Microformats: they must be important - there's a t-shirt!
|Many, many years ago, I got hired by a small investment firm to write a program that looked up stock information on an online service, extracted the relevant numbers from the displays the service sent down, and loaded them into a database for analysis. I thought it was a really exciting, cutting edge effort.|
Nowadays the automated collection of information from web-pages is called "scraping". For example, shortly after I post this entry, you will be able to go to technorati and find it by searching for new items with the nptech tag. How does technorati index me accurately? It scrapes the tag off of my page. It finds it using a relatively new idea that I think is going to have some significant impact on data-driven websites: Microformats. The microformats.org website is celebrating its first anniversary this week, so it's probably time the concept got out and about a little more.
What are microformats? The microformats webpage says:
Designed for humans first and machines second, microformats are a set of simple, open data formats built upon existing and widely adopted standardsMore precisely, microformats involves a combination of traditional HTML markup - the way data has traditionally been layed out and formatted on the web - with the purely semantic, non-visual approach of XML. In other words, microformats provide a way of laying out information on a web page that can be both read by a person and interpreted by a program.
To go back to that Technorati example: you've seen the text blocks on blog posts itemizing the tags the authors wishes to assign. Let's get technical for just a minute. In the HTML div tag that begins that block of text, there always appears the attribute rel="tag". Technorati scans blog pages for divs with this attribute, and uses it to index the content. Pretty simple. When I did my scraping project way back when, I had to rely on knowing exactly where the data was on the page... if the vendor changed his display, I was out of luck. With semantic markup, we can find specific content no matter where it is.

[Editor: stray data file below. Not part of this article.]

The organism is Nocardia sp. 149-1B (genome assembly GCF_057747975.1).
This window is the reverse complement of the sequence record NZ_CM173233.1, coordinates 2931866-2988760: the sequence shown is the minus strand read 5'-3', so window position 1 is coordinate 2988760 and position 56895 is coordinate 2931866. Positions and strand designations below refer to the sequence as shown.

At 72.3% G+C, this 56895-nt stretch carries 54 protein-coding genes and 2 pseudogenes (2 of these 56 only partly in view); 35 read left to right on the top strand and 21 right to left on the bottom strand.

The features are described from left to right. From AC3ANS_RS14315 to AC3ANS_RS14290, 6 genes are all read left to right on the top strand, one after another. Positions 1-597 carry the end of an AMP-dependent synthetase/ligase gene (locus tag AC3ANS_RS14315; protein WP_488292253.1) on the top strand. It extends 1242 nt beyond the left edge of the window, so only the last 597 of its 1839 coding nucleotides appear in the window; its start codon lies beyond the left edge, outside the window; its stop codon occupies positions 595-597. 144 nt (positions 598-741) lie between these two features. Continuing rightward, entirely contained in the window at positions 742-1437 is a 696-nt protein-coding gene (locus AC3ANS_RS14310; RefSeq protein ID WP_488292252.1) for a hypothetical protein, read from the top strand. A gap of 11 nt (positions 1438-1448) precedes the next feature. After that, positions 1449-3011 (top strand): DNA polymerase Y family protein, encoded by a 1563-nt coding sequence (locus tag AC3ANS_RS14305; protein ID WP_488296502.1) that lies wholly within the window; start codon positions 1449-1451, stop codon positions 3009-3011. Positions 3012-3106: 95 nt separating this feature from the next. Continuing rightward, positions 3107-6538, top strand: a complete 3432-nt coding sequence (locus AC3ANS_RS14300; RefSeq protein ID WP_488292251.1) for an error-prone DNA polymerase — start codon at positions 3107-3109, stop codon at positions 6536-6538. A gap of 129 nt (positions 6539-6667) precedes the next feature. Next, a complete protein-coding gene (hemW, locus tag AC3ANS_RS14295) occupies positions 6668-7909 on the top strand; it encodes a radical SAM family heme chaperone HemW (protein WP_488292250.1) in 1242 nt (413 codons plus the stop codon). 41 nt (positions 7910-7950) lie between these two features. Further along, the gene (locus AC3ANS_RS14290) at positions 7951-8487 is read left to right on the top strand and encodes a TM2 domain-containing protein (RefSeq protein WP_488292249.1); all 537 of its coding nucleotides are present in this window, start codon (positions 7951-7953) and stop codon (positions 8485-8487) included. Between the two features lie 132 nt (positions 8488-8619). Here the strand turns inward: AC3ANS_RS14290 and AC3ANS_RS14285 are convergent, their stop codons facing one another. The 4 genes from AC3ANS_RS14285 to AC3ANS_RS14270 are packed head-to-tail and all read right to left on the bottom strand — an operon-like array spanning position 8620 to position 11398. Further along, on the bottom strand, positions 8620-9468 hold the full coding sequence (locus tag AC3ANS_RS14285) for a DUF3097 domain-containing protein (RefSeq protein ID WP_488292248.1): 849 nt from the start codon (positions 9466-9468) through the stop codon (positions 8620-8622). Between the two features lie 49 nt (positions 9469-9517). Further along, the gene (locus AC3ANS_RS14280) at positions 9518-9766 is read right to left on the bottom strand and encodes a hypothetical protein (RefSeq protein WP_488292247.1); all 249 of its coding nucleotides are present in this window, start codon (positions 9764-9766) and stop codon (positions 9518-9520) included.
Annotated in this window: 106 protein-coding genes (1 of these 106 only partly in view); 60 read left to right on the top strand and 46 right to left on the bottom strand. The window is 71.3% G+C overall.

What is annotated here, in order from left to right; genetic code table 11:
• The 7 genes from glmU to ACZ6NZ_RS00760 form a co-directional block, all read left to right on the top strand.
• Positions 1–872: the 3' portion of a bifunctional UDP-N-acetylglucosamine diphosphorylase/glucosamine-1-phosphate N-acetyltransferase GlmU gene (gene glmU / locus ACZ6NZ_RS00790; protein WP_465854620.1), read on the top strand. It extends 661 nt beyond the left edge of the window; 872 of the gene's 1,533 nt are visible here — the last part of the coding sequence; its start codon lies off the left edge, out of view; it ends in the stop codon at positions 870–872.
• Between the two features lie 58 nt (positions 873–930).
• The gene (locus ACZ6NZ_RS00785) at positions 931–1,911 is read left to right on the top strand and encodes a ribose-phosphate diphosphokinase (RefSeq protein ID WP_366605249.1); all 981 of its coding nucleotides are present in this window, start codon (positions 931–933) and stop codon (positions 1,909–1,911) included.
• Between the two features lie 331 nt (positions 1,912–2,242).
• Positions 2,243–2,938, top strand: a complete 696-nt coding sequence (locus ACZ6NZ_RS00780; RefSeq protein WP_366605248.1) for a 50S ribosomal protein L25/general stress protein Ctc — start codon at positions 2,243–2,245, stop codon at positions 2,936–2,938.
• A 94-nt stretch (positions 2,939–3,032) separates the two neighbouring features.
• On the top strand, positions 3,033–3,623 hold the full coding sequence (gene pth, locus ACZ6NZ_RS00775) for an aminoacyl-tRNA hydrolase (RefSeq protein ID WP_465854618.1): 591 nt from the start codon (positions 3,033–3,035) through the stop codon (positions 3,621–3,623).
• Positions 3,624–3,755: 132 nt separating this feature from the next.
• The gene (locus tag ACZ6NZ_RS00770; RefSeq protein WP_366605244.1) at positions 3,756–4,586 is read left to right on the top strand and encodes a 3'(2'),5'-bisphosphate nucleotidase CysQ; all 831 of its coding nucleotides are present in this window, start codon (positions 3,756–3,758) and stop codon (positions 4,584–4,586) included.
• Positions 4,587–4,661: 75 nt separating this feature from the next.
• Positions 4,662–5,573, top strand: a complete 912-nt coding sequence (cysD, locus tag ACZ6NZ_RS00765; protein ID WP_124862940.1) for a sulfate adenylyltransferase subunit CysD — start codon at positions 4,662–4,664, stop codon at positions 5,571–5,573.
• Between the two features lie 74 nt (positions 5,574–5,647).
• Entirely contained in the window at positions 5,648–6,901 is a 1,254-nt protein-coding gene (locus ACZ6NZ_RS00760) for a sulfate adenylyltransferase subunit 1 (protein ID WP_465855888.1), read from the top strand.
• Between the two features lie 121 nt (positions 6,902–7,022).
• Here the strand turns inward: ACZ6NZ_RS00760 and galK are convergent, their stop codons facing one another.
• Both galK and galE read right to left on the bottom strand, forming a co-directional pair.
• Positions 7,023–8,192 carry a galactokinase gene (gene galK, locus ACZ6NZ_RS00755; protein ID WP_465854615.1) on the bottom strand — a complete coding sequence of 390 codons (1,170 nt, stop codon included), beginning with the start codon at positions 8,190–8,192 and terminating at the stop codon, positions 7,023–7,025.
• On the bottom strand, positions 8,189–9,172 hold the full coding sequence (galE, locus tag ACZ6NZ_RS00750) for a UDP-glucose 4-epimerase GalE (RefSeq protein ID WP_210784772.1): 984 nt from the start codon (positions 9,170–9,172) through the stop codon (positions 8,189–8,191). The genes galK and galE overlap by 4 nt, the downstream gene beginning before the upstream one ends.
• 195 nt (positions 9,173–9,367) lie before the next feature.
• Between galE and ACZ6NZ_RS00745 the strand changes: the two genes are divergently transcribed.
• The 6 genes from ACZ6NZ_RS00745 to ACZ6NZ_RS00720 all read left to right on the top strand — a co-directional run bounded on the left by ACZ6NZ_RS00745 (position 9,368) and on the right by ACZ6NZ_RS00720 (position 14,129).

More complex microformats are the hCard standard, for contact information, and hCalendar, for appointments and events. These are "translations" of the widely used vCard and iCal standards.
Why would anyone care? A programmer could, for example write a little plug-in for Firefox that alerts you whenever it sees an hCard on a page you are reading, and asks you if you want to copy it into your contact manager. I think tools like this will become widespread as these techniques for adding sematics to the web become more widespread. And the microformat enhances visual display as well as semantic use: a web page designer can write a style sheet to control the display of standard microformats so that anytime one is used in a page, it will conform itself to this site-wide appearance.
Tags: nptech, xml, microformats
image uploaded to Flickr by Tantek